This is a very difficult stock market and individual investors are loath to participate. While expectations for the future continue to be reduced, the fundamentals for gold and silver remain mostly intact and are therefore worthy of new positions when spot prices find a new base.

It’s a wait-and-see stock market and a wait-and-see spot price market for precious metals. I think the focus for speculative investors should be on gold and silver and that risk-capital investors will have an attractive new entry point very soon.

As for the rest of the stock market, share prices remain very vulnerable before third-quarter earnings season begins. Over the last little while, equity investors have had to endure tremendous shocks to the system: sovereign debt problems in Europe; the downgrade of U.S. sovereign debt; natural disasters in Japan; no improvement in housing prices; and no improvement in employment…the list goes on. I think it’s fair to say that the equity market has held up quite well all things considered.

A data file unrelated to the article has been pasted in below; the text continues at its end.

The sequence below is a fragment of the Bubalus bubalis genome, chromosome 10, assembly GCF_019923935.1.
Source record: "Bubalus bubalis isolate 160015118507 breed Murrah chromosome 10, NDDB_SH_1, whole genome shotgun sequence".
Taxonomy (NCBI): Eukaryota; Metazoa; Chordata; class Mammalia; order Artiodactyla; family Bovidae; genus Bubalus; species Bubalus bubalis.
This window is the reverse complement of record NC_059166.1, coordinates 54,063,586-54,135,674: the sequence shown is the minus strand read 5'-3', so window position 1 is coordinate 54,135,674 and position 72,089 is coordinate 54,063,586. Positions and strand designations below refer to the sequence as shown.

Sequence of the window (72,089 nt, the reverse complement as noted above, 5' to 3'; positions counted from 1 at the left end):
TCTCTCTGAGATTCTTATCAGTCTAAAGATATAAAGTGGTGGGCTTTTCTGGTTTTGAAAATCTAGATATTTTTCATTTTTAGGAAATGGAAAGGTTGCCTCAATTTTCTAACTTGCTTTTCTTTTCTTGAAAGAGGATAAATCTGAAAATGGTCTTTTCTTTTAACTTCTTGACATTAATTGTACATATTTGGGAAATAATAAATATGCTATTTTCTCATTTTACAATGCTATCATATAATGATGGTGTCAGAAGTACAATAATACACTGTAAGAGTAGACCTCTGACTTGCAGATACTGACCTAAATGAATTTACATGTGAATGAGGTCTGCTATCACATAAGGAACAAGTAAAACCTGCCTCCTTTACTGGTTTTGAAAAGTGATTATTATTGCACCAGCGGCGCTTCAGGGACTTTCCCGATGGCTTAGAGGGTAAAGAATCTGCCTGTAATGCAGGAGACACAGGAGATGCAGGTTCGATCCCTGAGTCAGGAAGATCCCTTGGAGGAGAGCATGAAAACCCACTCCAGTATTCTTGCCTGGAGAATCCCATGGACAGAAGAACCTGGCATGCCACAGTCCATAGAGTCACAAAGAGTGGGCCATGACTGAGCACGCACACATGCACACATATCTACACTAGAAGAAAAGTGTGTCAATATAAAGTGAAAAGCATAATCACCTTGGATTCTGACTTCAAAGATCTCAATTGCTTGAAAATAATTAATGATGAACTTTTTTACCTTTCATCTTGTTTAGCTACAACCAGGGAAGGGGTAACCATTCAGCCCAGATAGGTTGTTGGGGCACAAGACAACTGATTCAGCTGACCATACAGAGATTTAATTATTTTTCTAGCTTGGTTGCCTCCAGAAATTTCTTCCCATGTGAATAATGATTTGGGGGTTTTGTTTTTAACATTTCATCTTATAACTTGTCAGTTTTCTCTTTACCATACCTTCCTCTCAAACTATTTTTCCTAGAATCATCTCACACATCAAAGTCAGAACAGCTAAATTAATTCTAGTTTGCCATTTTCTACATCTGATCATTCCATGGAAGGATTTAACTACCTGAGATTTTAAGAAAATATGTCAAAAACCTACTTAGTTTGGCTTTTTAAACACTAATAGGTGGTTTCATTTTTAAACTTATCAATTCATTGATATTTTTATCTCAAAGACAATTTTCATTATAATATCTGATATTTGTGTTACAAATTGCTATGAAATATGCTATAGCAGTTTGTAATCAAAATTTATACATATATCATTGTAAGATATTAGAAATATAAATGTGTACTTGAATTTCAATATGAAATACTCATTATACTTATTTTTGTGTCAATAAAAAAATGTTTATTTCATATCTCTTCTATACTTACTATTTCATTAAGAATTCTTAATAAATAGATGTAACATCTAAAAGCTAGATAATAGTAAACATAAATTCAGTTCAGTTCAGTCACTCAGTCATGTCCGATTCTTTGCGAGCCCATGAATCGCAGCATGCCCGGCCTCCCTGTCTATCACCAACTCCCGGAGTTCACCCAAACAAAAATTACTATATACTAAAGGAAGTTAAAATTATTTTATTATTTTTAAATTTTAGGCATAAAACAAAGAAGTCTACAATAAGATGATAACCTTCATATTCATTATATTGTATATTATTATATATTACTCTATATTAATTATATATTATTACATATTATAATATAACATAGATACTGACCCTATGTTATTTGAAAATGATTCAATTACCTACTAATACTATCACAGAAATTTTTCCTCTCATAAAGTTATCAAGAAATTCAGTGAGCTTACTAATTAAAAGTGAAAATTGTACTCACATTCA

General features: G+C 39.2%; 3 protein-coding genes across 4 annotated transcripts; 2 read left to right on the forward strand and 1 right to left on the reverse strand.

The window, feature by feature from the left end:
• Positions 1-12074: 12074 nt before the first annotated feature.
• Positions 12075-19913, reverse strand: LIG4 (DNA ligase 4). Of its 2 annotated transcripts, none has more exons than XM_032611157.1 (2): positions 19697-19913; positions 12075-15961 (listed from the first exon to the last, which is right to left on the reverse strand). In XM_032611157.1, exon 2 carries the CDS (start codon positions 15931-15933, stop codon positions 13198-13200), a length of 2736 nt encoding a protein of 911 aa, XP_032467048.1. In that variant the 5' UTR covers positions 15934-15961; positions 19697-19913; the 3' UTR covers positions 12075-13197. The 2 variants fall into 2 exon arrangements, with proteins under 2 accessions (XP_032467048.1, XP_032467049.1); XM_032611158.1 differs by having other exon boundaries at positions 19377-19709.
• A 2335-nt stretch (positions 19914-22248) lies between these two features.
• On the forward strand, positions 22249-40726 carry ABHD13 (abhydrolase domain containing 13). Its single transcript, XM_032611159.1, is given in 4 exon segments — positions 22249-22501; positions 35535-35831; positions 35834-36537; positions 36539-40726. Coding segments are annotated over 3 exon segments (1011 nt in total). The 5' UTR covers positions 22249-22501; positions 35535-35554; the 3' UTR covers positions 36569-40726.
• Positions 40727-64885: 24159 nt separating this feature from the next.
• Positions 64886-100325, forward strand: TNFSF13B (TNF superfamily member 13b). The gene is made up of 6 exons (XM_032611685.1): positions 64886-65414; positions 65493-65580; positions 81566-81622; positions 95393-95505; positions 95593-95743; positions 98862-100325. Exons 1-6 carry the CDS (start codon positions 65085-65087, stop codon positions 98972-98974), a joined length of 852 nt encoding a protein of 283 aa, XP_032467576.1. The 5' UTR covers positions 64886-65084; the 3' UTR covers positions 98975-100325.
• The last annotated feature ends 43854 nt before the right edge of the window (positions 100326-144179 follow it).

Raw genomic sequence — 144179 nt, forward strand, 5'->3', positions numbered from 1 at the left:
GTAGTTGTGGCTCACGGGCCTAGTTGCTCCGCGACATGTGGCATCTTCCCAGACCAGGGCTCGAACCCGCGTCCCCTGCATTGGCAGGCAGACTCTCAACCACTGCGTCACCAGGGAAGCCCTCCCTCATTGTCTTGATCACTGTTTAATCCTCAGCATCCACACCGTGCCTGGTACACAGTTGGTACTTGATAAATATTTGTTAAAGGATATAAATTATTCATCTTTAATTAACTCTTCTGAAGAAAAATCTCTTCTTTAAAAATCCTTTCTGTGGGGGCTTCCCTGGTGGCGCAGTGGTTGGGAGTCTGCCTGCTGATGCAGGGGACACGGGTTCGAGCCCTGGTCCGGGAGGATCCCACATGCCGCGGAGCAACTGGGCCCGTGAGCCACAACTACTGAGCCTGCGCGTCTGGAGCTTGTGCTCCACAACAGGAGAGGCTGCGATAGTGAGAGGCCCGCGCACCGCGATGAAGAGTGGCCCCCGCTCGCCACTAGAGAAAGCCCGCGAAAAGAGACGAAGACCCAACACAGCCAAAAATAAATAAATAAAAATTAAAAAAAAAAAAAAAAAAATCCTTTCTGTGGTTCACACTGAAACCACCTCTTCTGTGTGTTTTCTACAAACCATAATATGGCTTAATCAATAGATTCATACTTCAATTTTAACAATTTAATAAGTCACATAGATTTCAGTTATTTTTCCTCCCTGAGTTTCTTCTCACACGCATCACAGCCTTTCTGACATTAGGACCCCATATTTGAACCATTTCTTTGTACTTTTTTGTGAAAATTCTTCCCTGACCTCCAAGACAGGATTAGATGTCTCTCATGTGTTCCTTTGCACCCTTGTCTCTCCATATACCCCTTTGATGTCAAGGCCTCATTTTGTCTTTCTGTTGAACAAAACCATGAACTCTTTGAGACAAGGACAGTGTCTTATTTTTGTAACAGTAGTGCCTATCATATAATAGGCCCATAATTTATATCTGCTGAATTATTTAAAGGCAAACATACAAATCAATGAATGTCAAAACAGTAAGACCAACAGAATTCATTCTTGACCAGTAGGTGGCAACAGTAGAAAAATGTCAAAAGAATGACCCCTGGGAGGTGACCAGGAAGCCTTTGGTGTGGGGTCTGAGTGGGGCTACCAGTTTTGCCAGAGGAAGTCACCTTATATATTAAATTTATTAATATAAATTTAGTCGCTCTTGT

What we know is that mature economies are now in a period of very little to zero growth over the next 12 months. We also know that developing economies are slowing down and the probability of another recession is going up. The trading action in financial and commodity markets reflects falling expectations for economic growth and an expansion in the time horizon for recovery. Predicting outcomes in this environment is a crapshoot—nobody knows how or when the economy will get better.

With belt-tightening going on at the individual consumer level and at the government level in virtually all mature economies, we should be in a slow growth environment for quite a long time.